Ride In 1/3: A little snow

DC doesn't get snow much and much of the time we get it, it isn't much snow. Nonetheless, my employer granted us a late start this morning and I hit the road around 10 minutes after 10. The roads were for the most part clear, though the bike lanes and cycletracks were not. I didn't bother riding in the bike lane on East Capitol (thanks for that really close pass, MD driver!), though I did ride in the Pennsylvania Avenue cycletrack for 12 blocks and it was a mix of icy mess, bike tire tracks through the icy messy, slushy mess and icy slushy mess with a side order of frozen slush, mostly unfrozen ice, but no sign of frozen yogurt or slushie, which would require DDOT to cover the roads in a sugar solution and red dye no.5 instead of salt. My bike remained upright and I remained not injured, though I can't say I'm excited about riding this route home later. [I just remembered that I will be taking a different way home because I need to stop to buy dog food. Perhaps I will seed the street in front of me with kibble to provide traction, though the pups would vociferously object were they to find out about this plan. Good thing they don't read the blog. They only read good bike blogs.]

 A dusting

I rode Pennsylvania Avenue on the other side of the White House as well. It's a main road and I always try to stick to main roads on snowy days. They tend to be treated better and there was no snow anywhere on the street from 17th to M and then no snow on the street from M to Wisconsin and no snow on the street from Wisconsin to Massachusetts and very little snow on the street from Massachusetts to Ward Circle.

You ever notice how the drivers who don't brush the snow off their cars are the same ones who tend to pass cyclists too closely? I believe the taxonomic classification of this cohort is "assholes."

Today I wore a wool hat with earflaps, two coats, a fleece, a long sleeve shirt, wool tights, bike shorts (which have a hole in them and I need to replace), wool socks and boots. I looked something (ok, exactly) like this. I rode the Surly, which now is equipped with Schwalbe Marathon Plus tires, about which this the manufacturer has to say:
Punctures become obsolete with the MARATHON PLUS! The SmartGuard layer made from a flexible, special rubber offers particular resistance to shards of glass and flints. Even a thumbtack cannot penetrate this protective layer. The SmartGuard belt does not increase rolling resistance.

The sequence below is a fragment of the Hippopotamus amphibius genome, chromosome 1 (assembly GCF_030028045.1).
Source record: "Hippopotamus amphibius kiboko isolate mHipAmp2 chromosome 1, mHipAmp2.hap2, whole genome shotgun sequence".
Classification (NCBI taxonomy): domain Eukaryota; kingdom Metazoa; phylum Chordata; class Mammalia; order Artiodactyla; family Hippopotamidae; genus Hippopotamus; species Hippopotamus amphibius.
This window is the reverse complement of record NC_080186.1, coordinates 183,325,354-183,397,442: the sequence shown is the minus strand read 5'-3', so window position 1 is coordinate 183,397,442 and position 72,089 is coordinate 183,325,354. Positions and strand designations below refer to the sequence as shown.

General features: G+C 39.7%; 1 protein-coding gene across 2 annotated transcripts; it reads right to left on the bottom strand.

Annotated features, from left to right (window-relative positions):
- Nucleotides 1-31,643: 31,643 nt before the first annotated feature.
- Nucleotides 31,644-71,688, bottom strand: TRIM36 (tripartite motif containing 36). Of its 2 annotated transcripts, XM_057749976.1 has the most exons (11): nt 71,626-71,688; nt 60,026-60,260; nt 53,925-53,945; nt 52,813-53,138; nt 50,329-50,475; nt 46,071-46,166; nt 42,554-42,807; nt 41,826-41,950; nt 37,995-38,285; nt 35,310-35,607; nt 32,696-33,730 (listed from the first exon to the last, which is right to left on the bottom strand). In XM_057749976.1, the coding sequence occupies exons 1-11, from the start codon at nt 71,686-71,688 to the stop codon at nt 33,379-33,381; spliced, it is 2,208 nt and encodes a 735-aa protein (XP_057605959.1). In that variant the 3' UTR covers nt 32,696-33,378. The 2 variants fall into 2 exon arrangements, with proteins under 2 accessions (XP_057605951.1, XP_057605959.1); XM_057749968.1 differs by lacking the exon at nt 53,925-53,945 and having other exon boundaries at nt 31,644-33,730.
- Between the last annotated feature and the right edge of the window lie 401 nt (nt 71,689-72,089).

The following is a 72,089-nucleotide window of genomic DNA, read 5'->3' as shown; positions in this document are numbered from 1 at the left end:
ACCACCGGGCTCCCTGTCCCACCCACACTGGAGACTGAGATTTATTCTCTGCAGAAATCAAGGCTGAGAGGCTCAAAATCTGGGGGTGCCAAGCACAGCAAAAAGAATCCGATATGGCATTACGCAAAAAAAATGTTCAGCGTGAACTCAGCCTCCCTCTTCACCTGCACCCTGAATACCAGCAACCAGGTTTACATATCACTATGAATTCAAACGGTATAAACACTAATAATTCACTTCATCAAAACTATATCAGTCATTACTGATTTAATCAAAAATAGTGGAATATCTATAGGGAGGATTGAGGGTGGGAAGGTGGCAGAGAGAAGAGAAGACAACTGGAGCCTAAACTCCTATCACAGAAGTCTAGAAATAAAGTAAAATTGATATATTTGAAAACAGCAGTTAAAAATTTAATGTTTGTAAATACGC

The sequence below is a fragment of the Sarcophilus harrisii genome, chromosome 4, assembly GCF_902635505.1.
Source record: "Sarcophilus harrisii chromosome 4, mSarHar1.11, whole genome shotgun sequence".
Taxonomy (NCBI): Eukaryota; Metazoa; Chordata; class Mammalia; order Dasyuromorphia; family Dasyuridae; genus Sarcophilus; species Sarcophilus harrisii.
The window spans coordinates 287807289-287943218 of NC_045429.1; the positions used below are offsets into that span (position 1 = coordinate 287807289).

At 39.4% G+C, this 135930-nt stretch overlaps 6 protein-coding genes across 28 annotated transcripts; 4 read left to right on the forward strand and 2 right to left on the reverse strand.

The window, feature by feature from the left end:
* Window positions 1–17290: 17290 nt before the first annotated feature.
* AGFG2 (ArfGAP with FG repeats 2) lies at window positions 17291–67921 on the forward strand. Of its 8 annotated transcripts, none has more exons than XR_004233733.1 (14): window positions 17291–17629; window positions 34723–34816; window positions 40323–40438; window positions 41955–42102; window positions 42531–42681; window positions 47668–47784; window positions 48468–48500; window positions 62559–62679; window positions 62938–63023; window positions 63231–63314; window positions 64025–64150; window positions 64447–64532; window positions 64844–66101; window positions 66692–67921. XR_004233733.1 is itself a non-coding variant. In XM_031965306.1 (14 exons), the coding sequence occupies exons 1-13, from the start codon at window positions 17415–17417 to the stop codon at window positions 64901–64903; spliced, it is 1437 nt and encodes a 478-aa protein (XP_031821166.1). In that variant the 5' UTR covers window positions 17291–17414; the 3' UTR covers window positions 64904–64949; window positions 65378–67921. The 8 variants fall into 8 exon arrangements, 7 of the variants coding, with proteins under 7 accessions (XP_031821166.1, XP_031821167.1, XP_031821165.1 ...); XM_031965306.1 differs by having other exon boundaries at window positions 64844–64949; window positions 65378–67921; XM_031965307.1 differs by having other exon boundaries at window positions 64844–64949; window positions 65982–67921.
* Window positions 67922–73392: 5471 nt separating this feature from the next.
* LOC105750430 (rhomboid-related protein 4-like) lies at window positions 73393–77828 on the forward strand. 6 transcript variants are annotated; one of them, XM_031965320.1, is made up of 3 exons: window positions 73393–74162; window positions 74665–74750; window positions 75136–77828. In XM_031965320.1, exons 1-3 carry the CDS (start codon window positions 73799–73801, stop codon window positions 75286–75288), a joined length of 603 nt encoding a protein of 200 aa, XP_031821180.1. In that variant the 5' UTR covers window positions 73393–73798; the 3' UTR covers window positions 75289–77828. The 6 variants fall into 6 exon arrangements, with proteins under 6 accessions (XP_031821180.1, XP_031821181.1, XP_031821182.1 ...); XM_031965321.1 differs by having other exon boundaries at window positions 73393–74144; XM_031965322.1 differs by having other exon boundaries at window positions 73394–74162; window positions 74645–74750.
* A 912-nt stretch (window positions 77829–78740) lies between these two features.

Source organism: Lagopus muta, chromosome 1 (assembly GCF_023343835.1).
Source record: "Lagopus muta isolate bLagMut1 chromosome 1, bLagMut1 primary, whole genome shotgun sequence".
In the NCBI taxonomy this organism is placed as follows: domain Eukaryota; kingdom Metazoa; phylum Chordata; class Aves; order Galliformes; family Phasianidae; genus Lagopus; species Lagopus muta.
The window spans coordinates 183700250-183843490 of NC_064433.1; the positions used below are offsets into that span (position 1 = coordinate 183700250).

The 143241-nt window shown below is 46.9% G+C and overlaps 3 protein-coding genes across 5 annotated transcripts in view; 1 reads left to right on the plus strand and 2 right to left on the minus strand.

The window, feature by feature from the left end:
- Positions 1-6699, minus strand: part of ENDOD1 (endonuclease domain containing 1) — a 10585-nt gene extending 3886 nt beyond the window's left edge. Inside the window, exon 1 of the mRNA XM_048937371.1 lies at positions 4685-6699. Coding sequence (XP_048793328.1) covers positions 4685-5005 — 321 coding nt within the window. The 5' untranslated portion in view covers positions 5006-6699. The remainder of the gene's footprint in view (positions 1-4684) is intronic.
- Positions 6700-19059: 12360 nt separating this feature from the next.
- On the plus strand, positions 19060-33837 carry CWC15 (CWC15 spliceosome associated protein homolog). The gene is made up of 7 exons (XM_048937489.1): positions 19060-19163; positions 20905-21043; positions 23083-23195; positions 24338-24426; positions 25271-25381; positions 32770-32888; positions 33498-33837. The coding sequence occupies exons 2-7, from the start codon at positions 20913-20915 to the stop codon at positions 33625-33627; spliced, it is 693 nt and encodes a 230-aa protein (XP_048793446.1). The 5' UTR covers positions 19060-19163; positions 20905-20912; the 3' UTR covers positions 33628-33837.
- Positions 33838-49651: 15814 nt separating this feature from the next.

The MARATHON PLUS rolls as easily as a tire without protection.
I have yet to try to ride through a field of thumbtacks, but I could imagine a scenario whereby my bicycle and I need to flee an office supply store and this feature comes in handy. The movie about this would be called "Sharrows and the Staples of Doom." The sequel would be "2 Sharrows, 2 Many Unboxed Thumbtacks" and the trilogy would remain incomplete because while two movies about a bike commuter riding around and through dangerously sharp office supplies seem totally feasible, what would be left for a third one to say? 

Regarding the last statement in their blurb, it is a complete lie. These tires do not roll as easily as a tire without protection. But given the number of flats I historically earn, it's a compromise I'm willing to make. The tires handled the snow and ice fine. Probably because the roll as slow as all get out. They're heavy too. It'll take some getting used to, but I'm overall happy with them. Here's to no flats in '14.

1 comment:

  1. Here's to good tires (even if heavy). You don't know rolling resistance til you flat when you've got no spare tubes and you're nowhere near anything useful, and your significant other / available friends are not answering the phone, and you're in a rush. That's rolling resistance a slightly-heavier tyre only dreams of...